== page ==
The remaining apartments were sold to Triathlon Homes, a joint venture between a developer and two non-profit housing providers, to become the “affordable” housing quota, funded by nearly 50 million pounds from the government’s Homes and Communities Agency.

In a book evaluating the games’ legacy set to be published next month, Paul Watt, lecturer at Birkbeck College, University of London, argues the games highlighted failures by former city mayor Boris Johnson to provide for low income Londoners.

From 2010, Johnson embraced a new definition of “affordable” which included anything up to 80 percent of market rates, allowing limitless increases as the market rate soared, Watt told the Thomson Reuters Foundation.

As luxury apartment blocks have risen up and the area has achieved its aim of becoming a in-demand neighborhood, homes intended for low-earners have become out of reach, said Watt.

Today, “affordable” homes, including two-bed flats in O’Callaghan-Evans’ old building advertised for about 1,500 pounds ($1,900) per month, exclude Londoners on average salaries, never mind low wages, he said.

Watt writes that many Londoners now see the term affordable housing as “increasingly Orwellian” - making a promise that blatantly contradicts reality - and that this is especially true in the East Village.

The solution, they say, is social housing - low-cost homes where rents are linked to local incomes rather than market rate, which have traditionally provided a safety net for Londoners.

But on this measure, the games’ legacy is stagnant.

The government-owned London Legacy Development Corporation (LLDC), the organization launched to manage the regeneration of the Olympic Park and surrounding area, acknowledged that it has not yet built enough homes on the park to replace the almost 800 social housing units demolished to clear the site for the games.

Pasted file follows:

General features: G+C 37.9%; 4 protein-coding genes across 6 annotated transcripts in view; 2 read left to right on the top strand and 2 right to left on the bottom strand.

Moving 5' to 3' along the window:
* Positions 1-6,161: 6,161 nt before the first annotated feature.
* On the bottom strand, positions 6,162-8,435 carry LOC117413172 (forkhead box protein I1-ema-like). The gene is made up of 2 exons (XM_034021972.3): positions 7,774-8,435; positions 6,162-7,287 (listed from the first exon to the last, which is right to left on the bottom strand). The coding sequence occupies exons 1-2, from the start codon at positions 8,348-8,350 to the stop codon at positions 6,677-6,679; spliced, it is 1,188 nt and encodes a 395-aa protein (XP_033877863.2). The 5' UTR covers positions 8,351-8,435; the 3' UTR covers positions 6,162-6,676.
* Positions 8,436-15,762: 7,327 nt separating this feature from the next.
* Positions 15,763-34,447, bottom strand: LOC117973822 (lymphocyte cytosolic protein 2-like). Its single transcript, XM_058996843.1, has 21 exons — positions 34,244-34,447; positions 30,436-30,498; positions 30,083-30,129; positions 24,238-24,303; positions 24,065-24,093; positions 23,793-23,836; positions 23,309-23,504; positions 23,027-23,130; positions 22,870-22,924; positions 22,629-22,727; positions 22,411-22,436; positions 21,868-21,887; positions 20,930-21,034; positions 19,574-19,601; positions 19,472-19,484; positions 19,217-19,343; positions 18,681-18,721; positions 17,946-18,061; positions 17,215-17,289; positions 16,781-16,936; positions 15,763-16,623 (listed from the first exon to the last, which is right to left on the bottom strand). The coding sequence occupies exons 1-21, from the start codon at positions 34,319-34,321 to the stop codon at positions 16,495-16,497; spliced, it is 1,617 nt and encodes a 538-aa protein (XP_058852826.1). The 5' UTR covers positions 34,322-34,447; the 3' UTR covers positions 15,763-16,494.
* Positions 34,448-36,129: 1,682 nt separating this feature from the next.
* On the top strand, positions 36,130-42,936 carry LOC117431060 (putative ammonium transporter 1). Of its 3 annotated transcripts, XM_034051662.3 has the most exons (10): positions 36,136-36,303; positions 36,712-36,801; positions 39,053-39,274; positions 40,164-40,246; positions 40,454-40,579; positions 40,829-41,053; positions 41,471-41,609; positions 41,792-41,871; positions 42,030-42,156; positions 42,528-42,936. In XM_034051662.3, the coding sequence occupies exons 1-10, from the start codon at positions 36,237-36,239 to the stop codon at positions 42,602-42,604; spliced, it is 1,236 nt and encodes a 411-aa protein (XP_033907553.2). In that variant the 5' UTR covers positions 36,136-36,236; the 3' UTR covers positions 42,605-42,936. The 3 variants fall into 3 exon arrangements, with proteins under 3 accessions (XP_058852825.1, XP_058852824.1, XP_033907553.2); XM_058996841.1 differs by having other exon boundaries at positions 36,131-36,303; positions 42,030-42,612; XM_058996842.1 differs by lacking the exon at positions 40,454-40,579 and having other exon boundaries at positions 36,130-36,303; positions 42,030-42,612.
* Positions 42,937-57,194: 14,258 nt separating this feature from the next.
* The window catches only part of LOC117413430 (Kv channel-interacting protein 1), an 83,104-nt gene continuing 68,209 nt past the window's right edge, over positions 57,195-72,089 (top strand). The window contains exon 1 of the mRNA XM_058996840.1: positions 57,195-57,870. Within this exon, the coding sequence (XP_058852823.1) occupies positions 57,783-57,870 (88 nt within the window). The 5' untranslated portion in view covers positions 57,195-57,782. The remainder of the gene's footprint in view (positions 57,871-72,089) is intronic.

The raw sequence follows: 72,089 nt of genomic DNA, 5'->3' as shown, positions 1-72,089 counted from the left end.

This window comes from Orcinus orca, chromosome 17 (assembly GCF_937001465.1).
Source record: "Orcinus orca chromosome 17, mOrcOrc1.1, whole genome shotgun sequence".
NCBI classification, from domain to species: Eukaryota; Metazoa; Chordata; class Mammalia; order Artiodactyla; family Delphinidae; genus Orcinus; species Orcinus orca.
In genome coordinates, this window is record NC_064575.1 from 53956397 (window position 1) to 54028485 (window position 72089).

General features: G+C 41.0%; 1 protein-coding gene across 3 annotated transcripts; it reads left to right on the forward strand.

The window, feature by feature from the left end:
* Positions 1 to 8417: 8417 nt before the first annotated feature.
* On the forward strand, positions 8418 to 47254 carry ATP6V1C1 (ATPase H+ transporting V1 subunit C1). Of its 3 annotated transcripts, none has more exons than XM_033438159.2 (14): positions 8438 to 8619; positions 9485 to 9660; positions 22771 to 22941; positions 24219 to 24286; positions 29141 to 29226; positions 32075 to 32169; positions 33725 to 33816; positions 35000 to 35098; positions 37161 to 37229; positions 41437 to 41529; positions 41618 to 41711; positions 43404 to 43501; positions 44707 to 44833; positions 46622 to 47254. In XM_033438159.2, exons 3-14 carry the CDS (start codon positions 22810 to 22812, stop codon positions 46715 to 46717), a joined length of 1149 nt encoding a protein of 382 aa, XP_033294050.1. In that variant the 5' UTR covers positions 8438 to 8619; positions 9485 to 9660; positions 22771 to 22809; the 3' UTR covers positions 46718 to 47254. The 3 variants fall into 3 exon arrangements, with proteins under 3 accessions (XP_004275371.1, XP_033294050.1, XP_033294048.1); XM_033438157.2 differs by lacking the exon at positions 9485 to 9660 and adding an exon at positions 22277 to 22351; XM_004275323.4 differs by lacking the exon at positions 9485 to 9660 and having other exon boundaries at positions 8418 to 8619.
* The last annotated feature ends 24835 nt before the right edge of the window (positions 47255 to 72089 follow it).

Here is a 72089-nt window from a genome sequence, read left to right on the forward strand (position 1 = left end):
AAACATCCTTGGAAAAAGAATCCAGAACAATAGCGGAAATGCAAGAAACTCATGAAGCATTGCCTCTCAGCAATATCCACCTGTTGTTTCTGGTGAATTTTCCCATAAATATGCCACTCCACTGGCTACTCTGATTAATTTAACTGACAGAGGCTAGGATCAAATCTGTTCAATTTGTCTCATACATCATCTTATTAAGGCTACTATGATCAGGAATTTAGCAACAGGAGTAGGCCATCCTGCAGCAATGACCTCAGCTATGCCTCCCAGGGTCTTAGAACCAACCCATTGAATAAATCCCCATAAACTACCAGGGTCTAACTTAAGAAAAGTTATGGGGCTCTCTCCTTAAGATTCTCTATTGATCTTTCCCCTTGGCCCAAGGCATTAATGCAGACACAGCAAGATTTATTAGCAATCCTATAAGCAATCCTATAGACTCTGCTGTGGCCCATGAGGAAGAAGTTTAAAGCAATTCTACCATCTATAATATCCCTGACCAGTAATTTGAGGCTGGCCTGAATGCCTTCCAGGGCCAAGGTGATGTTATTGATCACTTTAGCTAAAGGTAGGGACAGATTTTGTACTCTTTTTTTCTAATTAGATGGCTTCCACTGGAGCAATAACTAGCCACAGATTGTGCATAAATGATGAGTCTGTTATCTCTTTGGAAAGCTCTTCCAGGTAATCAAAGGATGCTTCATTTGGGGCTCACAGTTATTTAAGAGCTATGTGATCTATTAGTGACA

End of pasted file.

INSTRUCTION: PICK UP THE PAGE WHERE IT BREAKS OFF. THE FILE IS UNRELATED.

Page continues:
However other flats are being built in the surrounding areas, said LLDC director of strategy Ben Fletcher told the Thomson Reuters Foundation.

“We are five years into a long journey,” said Fletcher. “It’s not always what everyone wants to hear but some of this will take 10, 15, 20 years to come to full fruition. But we’re very, very proud of what we’ve achieved.”


Watt said the failure to build genuinely affordable homes reflects a conflict at the heart of the LLDC’s mandate.

The corporation is charged with recouping as much of the games’ cost as possible through land sales on the Olympic Park - but also briefed to pursue public good through legacy commitments such as low-cost housing.

Its previous chairman, David Edmonds, resigned in November 2016, four months after telling reporters that the corporation had not found a way to achieve both these goals.

London’s mayor Sadiq Khan, elected last year to succeed Johnson, is due to appoint a new chairman who he says will pursue new priorities including redefining affordable rent targets by linking them to wages.

In May, Khan launched his London Living Rent scheme, set in each borough at a third of average household incomes, which would see the rent for a two-bed flat drop below 1,000 pounds a month in the Olympic host boroughs.


O’Callaghan-Evans said the games organizers’ failure to anticipate the ruinous effects of leaps in rents have cost her dearly and have exiled her from the city where her grandfather laid railway tracks.

“I lost my community, my family, my extended family. My whole history is in that geography,” she said.

Suffering from failing sight and unwilling to commit to a year-long lease she knew she couldn’t afford, O’Callaghan-Evans was issued with an eviction notice in early 2015.

Joining her sister in a far-flung Somerset village, she left behind her mental map of London, that allowed her - despite weakening eyesight - to catch familiar buses and trains and navigate the city with no need for help.

“When you lose your sight ... you use your sense of place - all your memories, all your history - it’s mapped in your head, it’s ingrained in your being,” she said.

“And one day you’re secure and you get one letter, and it’s taken from you - it’s all gone.”